Until the next update, of course!

It's more of a standard method you can employ on any Linux operating system regardless of documentation. But I get it, it's frustrating when you don't know how to use your computer.

sudo apt-get remove update-motd

Not in Ubuntu 11.10:

% apt-cache show update-motd

...Description-en: superceded by pam_motd in libpam-modules

...The functionality formerly provided by this package is now integrated into pam_motd, in libpam-modules.

I'm getting sick of people complaining that Ubuntu keeps changing things. That's what Ubuntu does! They've done that since the beginning! Oh, they've changed the software manager, oh they've changed desktop environments, oh they changed the theme color... stop complaining and switch to something else.

If you're looking for stability and steadfastness, you probably shouldn't be using a distro with a 6 month major release cycle. Things change, things get broken, and if you don't know that about Ubuntu by now, you're doing it wrong.

Just change the documentation at the same time as you change a feature. That's all the author expected. Not doing that makes you a bad developer.

Maybe so, but issues like this are common in Ubuntu-land. Some people like that. Some don't. They're well-known for releasing new features that are broken and poorly documented. Usually they are fixed in the next release. This happens all the time, and complaining about it every time just gets old.

Bullshit. There are no "some people" who "like that" when Ubuntu does not update documentation to reflect the changes they have made to core functionality. That doesn't make any sense.

Ubuntu/Debian have a very nasty habit of breaking the "principle of least astonishment".

Things like why isn't my '/etc/cron.daily/blah.sh' script not running? I'll give you a hint its the period. Good luck realizing that if you come from any other Unix out there.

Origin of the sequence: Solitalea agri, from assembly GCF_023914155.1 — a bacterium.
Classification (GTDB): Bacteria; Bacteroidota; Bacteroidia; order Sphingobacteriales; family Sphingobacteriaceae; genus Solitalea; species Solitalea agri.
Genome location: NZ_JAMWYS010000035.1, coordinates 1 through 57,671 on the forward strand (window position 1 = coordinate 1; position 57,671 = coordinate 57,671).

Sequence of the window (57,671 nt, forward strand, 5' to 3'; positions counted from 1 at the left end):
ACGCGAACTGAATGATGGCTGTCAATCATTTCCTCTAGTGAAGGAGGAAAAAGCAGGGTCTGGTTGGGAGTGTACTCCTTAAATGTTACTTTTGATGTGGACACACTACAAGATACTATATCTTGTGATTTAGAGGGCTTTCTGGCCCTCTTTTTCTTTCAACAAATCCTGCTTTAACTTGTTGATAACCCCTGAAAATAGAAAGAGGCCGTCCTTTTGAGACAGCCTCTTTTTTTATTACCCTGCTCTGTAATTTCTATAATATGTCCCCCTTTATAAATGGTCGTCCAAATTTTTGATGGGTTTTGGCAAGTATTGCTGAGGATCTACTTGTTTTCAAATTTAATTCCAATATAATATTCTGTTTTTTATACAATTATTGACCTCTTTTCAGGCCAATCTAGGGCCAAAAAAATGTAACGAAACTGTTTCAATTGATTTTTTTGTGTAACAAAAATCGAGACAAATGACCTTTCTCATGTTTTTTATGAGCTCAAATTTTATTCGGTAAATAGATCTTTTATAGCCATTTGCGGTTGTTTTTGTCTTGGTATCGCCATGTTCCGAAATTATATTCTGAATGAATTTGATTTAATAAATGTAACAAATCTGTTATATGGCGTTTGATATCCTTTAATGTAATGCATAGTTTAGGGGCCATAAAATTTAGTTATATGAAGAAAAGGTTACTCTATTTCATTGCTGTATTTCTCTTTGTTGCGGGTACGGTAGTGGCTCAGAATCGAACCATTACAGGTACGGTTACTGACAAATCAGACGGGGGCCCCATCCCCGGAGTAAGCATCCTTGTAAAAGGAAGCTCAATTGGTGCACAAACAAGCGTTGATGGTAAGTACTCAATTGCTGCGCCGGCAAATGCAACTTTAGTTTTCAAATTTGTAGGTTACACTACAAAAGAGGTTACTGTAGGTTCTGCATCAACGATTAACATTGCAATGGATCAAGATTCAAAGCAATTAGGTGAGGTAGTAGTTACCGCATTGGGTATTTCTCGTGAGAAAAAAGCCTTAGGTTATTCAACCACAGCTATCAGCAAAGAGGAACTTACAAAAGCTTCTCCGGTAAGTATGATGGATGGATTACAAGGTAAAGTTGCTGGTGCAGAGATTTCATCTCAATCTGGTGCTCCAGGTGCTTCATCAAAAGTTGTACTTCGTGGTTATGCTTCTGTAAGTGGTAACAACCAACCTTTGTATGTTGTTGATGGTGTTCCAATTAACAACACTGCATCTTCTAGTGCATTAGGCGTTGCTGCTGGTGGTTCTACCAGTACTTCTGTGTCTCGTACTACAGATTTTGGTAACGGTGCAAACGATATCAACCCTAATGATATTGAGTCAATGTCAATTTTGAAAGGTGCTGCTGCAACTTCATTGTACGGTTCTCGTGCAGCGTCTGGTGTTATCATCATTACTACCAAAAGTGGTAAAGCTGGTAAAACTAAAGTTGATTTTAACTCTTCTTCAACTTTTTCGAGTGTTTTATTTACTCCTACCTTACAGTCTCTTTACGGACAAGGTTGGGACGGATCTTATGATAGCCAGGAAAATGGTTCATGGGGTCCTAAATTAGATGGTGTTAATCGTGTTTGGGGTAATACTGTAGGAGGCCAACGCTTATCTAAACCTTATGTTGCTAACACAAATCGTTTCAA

There is a need for progress but breaking everything just to try something new (pulseaudio, unity, and so on) is not progress just frustration.

Debian has a habit of having manpages. To realize the peculiarity of cron.daily, you just have to read them.

Ubuntu on the other hand pushes changes before documenting them.

That's a bad excuse for breaking standard functionality for no reason at all.

Debian is my primary distro and I still consider it the least evil - but sadly only in contrast to what the others have on offer.

Their mentality to patch and break everything at the slightest opportunity is a big problem. Don't get me started on the mess they make under /etc with all their ass-backwards wrappers for apache configs etc. Motd is not even the tip of the ice-berg here.

Personally I've long stopped relying on anything but the base-install for this reason.

Anything relevant to an application deploy is compiled from source or installed from a custom deb (postgres, nginx, et al). I have better things to do than figure out the latest brainfart of some package-maintainer about how to scatter a postgres-installation across the filesystem...

Did your little hissy fit feel good? I hope so, because other than "software should never ever change, doubly so if the documentation isn't updated" I got absolutely nothing from that post.

An update changed something, the documentation didn't have the answer so you checked with the source. Welcome to linux. Actually, welcome to the world of software.

Did you at least submit a bug report?